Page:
Building Civic Muscle

By Kerri Heffernan

Over the last few weeks, hundreds of thousands of college and university athletes returned to their campuses for ‘pre-season’ – a week or more of intense practices designed to get athletes prepared for the season ahead. Recognizable by the sweaty herds moving from practice to dining hall to weight room, players will eat, drink, sweat, and socialize with one another building camaraderie and esprit de corps.

In matching t-shirts and shorts it would be easy to dismiss these student-athletes as clannish and self-involved, spending too much time on their playbooks and not enough on their textbooks. They’re often exhausted, bruised, and wrapped in bags of ice. While some in the academy will dismiss the hours they devote to sport as a frivolous use of university resources all in the name of fun, today’s practice, like yesterdays and tomorrows, was not fun, nor was it intended to be so. Practice was and is most often, repetitive, frustrating, and full of failure. Practice demands persistence for incremental success, all interspersed with moments of exhilaration and despair. The truth is most athletes do not engage in collegiate sport because it’s entertaining or fun, they play because it’s difficult, a struggle they share with teammates. And they play because it’s a significant part of their identity.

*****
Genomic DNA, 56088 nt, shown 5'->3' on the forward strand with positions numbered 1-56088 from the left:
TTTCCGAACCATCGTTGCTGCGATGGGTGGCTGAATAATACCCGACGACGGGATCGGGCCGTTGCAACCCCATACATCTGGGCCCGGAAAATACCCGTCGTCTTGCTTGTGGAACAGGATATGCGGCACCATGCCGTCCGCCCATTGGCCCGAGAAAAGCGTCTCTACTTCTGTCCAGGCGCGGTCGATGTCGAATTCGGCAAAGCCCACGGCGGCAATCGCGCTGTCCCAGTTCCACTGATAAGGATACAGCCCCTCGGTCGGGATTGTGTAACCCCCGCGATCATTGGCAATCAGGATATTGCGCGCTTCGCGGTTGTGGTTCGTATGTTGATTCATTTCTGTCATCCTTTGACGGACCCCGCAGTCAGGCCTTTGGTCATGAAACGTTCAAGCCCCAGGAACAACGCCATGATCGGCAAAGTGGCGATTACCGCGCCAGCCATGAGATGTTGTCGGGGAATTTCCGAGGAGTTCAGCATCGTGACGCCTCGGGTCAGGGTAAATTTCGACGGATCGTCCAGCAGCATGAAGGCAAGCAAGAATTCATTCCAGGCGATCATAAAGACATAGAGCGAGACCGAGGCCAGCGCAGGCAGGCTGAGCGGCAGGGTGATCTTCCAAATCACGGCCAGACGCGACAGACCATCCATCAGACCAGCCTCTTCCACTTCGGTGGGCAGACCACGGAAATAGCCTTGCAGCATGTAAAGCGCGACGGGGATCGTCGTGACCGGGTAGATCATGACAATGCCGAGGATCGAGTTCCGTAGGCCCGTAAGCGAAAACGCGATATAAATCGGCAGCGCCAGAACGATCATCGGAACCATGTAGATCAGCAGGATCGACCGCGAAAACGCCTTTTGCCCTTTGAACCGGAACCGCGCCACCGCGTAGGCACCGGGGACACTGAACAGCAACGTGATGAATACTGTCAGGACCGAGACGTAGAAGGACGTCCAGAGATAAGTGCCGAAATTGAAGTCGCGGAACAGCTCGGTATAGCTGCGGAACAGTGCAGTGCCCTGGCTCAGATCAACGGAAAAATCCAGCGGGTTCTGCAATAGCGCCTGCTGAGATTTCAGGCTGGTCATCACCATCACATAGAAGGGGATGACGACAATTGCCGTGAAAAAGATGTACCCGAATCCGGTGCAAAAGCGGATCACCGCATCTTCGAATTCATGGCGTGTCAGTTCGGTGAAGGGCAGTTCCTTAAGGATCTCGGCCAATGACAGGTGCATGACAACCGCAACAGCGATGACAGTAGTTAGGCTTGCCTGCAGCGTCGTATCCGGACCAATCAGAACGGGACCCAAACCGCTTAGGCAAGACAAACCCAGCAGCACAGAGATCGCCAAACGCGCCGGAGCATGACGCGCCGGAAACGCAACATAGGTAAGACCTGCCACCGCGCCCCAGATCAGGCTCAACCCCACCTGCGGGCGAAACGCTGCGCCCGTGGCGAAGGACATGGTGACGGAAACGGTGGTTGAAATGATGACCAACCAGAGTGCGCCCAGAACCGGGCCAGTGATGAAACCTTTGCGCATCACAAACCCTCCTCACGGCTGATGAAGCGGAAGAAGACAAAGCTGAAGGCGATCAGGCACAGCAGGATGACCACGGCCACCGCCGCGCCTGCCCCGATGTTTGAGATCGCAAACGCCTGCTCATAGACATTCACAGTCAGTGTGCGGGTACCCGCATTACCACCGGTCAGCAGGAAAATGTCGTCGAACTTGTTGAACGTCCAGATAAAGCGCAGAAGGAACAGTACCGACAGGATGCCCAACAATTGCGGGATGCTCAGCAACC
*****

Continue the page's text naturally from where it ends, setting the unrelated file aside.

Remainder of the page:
Beyond the allure of friends, sweatshirts, and championships, there are strong social and psychological benefits for students who embrace their identity as athletes; this admittedly is often to the exclusion of exploring other identities. But a failure to explore or integrate identities is not limited to student-athletes. Many undergraduates come to college fixated on their potential professional identities or embracing specific disciplinary identities (what campus is not inundated with legions of young entrepreneurs?). Many students, and not just athletes, limit their identity development. But athletic communities are unique. University athletics teams are durable and robust structures, which provide athletes with a ready-made community of friends and confidants. Within these communities, sweat and tears, as opposed to alcohol and other stereotypical forms of undergraduate bonding, provide the social lubricant and result in accelerated intimacy and lifelong friendships. The type of trust and emotional intimacy that often takes years to develop in standard friendships can form in just a matter of weeks in the context of college athletics.